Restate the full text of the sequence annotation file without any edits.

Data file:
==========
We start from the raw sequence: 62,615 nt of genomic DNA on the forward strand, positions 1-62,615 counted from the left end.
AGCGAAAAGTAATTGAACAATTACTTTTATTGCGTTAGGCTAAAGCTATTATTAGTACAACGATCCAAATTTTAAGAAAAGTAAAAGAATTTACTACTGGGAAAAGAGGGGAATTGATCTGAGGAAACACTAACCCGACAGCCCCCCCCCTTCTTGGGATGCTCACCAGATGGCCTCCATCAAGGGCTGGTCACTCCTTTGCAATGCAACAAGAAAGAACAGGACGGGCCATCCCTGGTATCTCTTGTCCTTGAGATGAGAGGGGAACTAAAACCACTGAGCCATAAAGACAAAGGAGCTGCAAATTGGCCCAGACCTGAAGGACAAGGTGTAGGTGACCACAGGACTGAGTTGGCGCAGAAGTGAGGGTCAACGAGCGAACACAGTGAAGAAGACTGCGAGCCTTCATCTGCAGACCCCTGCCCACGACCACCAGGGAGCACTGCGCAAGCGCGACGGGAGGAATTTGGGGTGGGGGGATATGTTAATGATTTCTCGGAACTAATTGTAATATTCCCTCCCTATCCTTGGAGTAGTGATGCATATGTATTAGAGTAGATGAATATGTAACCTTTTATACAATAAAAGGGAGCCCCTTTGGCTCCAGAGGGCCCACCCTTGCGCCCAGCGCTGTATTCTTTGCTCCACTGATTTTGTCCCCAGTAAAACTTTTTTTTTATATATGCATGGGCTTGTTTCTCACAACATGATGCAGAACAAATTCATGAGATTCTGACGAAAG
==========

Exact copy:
We start from the raw sequence: 62,615 nt of genomic DNA on the forward strand, positions 1-62,615 counted from the left end.
AGCGAAAAGTAATTGAACAATTACTTTTATTGCGTTAGGCTAAAGCTATTATTAGTACAACGATCCAAATTTTAAGAAAAGTAAAAGAATTTACTACTGGGAAAAGAGGGGAATTGATCTGAGGAAACACTAACCCGACAGCCCCCCCCCTTCTTGGGATGCTCACCAGATGGCCTCCATCAAGGGCTGGTCACTCCTTTGCAATGCAACAAGAAAGAACAGGACGGGCCATCCCTGGTATCTCTTGTCCTTGAGATGAGAGGGGAACTAAAACCACTGAGCCATAAAGACAAAGGAGCTGCAAATTGGCCCAGACCTGAAGGACAAGGTGTAGGTGACCACAGGACTGAGTTGGCGCAGAAGTGAGGGTCAACGAGCGAACACAGTGAAGAAGACTGCGAGCCTTCATCTGCAGACCCCTGCCCACGACCACCAGGGAGCACTGCGCAAGCGCGACGGGAGGAATTTGGGGTGGGGGGATATGTTAATGATTTCTCGGAACTAATTGTAATATTCCCTCCCTATCCTTGGAGTAGTGATGCATATGTATTAGAGTAGATGAATATGTAACCTTTTATACAATAAAAGGGAGCCCCTTTGGCTCCAGAGGGCCCACCCTTGCGCCCAGCGCTGTATTCTTTGCTCCACTGATTTTGTCCCCAGTAAAACTTTTTTTTTATATATGCATGGGCTTGTTTCTCACAACATGATGCAGAACAAATTCATGAGATTCTGACGAAAG